It was a fluke.
In 2013 RN Sherri Burleson felt something unusual while showering. It was a sizeable lump in her breast. Sherri quickly sought medical care, first getting an ultrasound and then a biopsy, which confirmed it was cancer.
She first sought treatment in Huntington, WV but later got a second opinion at Cancer Center of America in Zion, Illinois. Following a lumpectomy, she endured six long months of chemotherapy followed by 30 rounds of radiation, Monday through Friday with weekends off. After seven months, her treatment was completed.
“When I heard the word ‘cancer,’ tears welled in my eyes,” she said. “But even so, I considered myself lucky because some types of breast cancer are more aggressive.”
Sherri credits the closeness and supportive of her loved ones for getting her through those months. Her daughter Brittany transported to and from the cancer center.
“Even though I’m a nurse, as a cancer patient, you’re not thinking like a nurse. It’s the opposite,” she said. “You don’t realize what your family members are going through. When my dad passed from cancer, I went through it as the caregiver. It’s very emotional.”
She said she had the tendency to hide her emotions from people when asked how she was doing because she didn’t want to worry them. Loved ones can feel helpless and stressed.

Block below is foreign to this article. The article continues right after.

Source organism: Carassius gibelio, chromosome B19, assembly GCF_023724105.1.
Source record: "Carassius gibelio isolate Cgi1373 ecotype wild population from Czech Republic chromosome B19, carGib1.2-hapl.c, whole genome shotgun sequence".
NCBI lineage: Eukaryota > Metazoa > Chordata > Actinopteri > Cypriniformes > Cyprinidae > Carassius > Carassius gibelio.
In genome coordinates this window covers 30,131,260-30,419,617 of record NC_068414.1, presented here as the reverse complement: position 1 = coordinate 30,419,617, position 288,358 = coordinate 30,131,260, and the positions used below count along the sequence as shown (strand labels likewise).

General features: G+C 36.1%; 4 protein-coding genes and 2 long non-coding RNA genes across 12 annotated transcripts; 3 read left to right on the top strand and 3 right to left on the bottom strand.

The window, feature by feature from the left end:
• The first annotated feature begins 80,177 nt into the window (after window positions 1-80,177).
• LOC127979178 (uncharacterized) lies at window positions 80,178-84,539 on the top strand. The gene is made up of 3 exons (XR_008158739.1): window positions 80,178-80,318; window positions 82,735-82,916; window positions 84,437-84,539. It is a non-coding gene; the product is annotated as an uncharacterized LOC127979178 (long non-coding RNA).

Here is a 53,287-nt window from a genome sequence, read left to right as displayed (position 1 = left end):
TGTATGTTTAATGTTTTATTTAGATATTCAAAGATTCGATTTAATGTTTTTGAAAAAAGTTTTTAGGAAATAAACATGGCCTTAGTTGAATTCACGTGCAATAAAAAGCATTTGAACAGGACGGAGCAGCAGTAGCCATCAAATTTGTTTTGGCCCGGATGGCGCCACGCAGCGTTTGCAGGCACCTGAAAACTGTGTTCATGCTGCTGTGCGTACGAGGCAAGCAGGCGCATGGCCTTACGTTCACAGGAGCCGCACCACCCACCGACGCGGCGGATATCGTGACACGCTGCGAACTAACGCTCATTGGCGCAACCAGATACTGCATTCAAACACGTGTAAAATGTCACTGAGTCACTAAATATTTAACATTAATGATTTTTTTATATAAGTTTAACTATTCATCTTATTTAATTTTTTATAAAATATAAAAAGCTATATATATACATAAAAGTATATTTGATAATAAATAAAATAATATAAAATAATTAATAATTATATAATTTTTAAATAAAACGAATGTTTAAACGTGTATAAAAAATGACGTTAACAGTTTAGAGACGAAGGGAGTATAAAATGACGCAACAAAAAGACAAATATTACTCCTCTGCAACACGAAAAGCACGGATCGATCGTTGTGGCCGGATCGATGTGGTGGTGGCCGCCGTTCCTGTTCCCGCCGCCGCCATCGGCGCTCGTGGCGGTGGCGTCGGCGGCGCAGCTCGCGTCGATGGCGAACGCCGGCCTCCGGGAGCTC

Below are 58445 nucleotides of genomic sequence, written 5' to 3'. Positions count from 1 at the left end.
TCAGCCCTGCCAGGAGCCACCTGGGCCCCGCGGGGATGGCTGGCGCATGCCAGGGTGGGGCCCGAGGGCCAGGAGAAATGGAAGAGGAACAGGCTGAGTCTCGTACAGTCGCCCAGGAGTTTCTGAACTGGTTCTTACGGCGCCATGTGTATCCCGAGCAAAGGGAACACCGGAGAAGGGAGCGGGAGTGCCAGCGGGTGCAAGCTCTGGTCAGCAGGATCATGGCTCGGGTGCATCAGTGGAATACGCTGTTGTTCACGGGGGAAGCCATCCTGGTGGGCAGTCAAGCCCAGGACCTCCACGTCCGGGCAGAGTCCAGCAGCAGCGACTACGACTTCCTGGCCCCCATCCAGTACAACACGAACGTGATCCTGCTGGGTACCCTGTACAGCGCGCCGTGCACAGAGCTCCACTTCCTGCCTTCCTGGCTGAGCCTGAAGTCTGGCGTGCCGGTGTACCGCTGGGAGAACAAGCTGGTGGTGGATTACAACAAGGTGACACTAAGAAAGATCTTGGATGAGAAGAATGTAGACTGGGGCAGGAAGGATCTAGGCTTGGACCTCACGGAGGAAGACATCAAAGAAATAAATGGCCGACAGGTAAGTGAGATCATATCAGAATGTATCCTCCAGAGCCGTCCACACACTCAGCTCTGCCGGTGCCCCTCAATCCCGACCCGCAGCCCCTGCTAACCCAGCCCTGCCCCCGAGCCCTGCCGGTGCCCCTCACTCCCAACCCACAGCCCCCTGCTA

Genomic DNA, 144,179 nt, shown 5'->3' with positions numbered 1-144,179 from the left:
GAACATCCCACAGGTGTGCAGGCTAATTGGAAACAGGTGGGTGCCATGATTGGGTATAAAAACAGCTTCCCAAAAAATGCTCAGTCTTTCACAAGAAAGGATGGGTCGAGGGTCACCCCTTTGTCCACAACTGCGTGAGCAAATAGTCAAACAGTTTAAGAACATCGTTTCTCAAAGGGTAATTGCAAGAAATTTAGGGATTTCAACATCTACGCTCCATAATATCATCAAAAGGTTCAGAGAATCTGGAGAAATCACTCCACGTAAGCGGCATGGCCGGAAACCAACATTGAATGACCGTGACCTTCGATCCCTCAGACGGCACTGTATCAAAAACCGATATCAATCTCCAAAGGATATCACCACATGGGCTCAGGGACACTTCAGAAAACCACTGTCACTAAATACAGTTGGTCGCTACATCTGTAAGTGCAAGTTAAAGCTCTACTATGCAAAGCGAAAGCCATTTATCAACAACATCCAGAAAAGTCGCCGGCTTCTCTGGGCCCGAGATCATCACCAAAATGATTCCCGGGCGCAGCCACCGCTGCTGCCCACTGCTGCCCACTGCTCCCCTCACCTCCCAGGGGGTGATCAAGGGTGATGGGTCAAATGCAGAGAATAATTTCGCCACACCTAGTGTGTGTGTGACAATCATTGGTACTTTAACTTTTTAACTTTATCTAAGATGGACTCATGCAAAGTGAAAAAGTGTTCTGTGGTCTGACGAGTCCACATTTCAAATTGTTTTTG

“It was very stressful, but until you live it you can’t really know it. There are emotions that you can’t put words to,” she said.
Sherri openly tells her story because she knows for a fact that it’s motivated women, and even strangers, to do preventive self-exams and yearly mammograms.
“If I could touch just touch one person, to educate just that one person and prevent them from going through what I endured, it’s worth it.”
For Sherri, it’s part of being a nurse – helping people and educating them about health.
Sherri honestly talks about what life looks like when treatment is completed – something not routinely discussed in mainstream media or cancer awareness in general.
“Your hair grows back, but it’s side effects after that people need to be more aware of,” she said. “Just because the treatment is over doesn’t mean there aren’t medical issues that stem from chemotherapy. It totally alters your body’s response to certain things.”
Family and friends should keep this in mind when they see changes and ask questions.
“It’s not over just because treatment is over. There’s lingering fear that the cancer may come back; it’s a continuation,” she said.
As a breast cancer survivor, Sherri is now fighting to help people understand the aftereffects. She stresses the importance of mental health counseling and hopes to continue making a difference.